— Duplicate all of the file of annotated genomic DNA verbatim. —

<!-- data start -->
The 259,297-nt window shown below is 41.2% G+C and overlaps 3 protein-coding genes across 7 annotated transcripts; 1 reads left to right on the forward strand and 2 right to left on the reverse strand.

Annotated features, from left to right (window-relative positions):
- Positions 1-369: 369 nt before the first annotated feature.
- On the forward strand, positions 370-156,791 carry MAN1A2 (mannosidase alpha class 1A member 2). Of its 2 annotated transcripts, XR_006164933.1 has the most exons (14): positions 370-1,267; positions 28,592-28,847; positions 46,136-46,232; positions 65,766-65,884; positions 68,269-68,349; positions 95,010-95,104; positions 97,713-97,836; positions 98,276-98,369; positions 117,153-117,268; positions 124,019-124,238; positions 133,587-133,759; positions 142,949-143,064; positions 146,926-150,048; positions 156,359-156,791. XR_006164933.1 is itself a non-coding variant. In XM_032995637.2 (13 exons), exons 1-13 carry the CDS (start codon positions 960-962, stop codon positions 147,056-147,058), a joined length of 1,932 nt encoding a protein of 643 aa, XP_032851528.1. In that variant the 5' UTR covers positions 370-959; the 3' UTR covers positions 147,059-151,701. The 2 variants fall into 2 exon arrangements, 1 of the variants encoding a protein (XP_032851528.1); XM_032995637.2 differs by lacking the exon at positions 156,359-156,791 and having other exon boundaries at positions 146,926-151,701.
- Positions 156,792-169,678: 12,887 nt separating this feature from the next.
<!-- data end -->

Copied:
The 259,297-nt window shown below is 41.2% G+C and overlaps 3 protein-coding genes across 7 annotated transcripts; 1 reads left to right on the forward strand and 2 right to left on the reverse strand.

Annotated features, from left to right (window-relative positions):
- Positions 1-369: 369 nt before the first annotated feature.
- On the forward strand, positions 370-156,791 carry MAN1A2 (mannosidase alpha class 1A member 2). Of its 2 annotated transcripts, XR_006164933.1 has the most exons (14): positions 370-1,267; positions 28,592-28,847; positions 46,136-46,232; positions 65,766-65,884; positions 68,269-68,349; positions 95,010-95,104; positions 97,713-97,836; positions 98,276-98,369; positions 117,153-117,268; positions 124,019-124,238; positions 133,587-133,759; positions 142,949-143,064; positions 146,926-150,048; positions 156,359-156,791. XR_006164933.1 is itself a non-coding variant. In XM_032995637.2 (13 exons), exons 1-13 carry the CDS (start codon positions 960-962, stop codon positions 147,056-147,058), a joined length of 1,932 nt encoding a protein of 643 aa, XP_032851528.1. In that variant the 5' UTR covers positions 370-959; the 3' UTR covers positions 147,059-151,701. The 2 variants fall into 2 exon arrangements, 1 of the variants encoding a protein (XP_032851528.1); XM_032995637.2 differs by lacking the exon at positions 156,359-156,791 and having other exon boundaries at positions 146,926-151,701.
- Positions 156,792-169,678: 12,887 nt separating this feature from the next.